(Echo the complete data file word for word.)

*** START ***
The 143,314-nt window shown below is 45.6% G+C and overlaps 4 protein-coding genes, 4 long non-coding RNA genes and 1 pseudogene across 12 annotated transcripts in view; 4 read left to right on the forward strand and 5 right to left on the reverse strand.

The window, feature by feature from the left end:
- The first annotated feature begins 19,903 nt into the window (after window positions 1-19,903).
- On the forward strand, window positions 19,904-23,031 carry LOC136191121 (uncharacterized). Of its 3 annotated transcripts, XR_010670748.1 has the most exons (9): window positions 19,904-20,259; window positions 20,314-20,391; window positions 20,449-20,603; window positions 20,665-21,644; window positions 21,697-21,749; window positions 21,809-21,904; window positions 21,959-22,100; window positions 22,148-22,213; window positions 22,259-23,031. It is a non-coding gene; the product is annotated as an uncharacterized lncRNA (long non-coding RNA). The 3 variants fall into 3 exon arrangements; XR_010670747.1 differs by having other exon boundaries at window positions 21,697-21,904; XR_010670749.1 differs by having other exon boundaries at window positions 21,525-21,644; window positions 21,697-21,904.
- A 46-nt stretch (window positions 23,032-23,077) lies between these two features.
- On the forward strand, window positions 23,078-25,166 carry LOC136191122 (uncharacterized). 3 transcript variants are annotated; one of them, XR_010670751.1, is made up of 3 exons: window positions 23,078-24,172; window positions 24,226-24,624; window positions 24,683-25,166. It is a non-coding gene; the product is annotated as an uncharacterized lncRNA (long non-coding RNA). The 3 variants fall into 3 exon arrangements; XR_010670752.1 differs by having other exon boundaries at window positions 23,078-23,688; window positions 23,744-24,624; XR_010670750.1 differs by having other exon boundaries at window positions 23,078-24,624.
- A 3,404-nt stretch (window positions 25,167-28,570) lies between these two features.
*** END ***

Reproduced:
The 143,314-nt window shown below is 45.6% G+C and overlaps 4 protein-coding genes, 4 long non-coding RNA genes and 1 pseudogene across 12 annotated transcripts in view; 4 read left to right on the forward strand and 5 right to left on the reverse strand.

The window, feature by feature from the left end:
- The first annotated feature begins 19,903 nt into the window (after window positions 1-19,903).
- On the forward strand, window positions 19,904-23,031 carry LOC136191121 (uncharacterized). Of its 3 annotated transcripts, XR_010670748.1 has the most exons (9): window positions 19,904-20,259; window positions 20,314-20,391; window positions 20,449-20,603; window positions 20,665-21,644; window positions 21,697-21,749; window positions 21,809-21,904; window positions 21,959-22,100; window positions 22,148-22,213; window positions 22,259-23,031. It is a non-coding gene; the product is annotated as an uncharacterized lncRNA (long non-coding RNA). The 3 variants fall into 3 exon arrangements; XR_010670747.1 differs by having other exon boundaries at window positions 21,697-21,904; XR_010670749.1 differs by having other exon boundaries at window positions 21,525-21,644; window positions 21,697-21,904.
- A 46-nt stretch (window positions 23,032-23,077) lies between these two features.
- On the forward strand, window positions 23,078-25,166 carry LOC136191122 (uncharacterized). 3 transcript variants are annotated; one of them, XR_010670751.1, is made up of 3 exons: window positions 23,078-24,172; window positions 24,226-24,624; window positions 24,683-25,166. It is a non-coding gene; the product is annotated as an uncharacterized lncRNA (long non-coding RNA). The 3 variants fall into 3 exon arrangements; XR_010670752.1 differs by having other exon boundaries at window positions 23,078-23,688; window positions 23,744-24,624; XR_010670750.1 differs by having other exon boundaries at window positions 23,078-24,624.
- A 3,404-nt stretch (window positions 25,167-28,570) lies between these two features.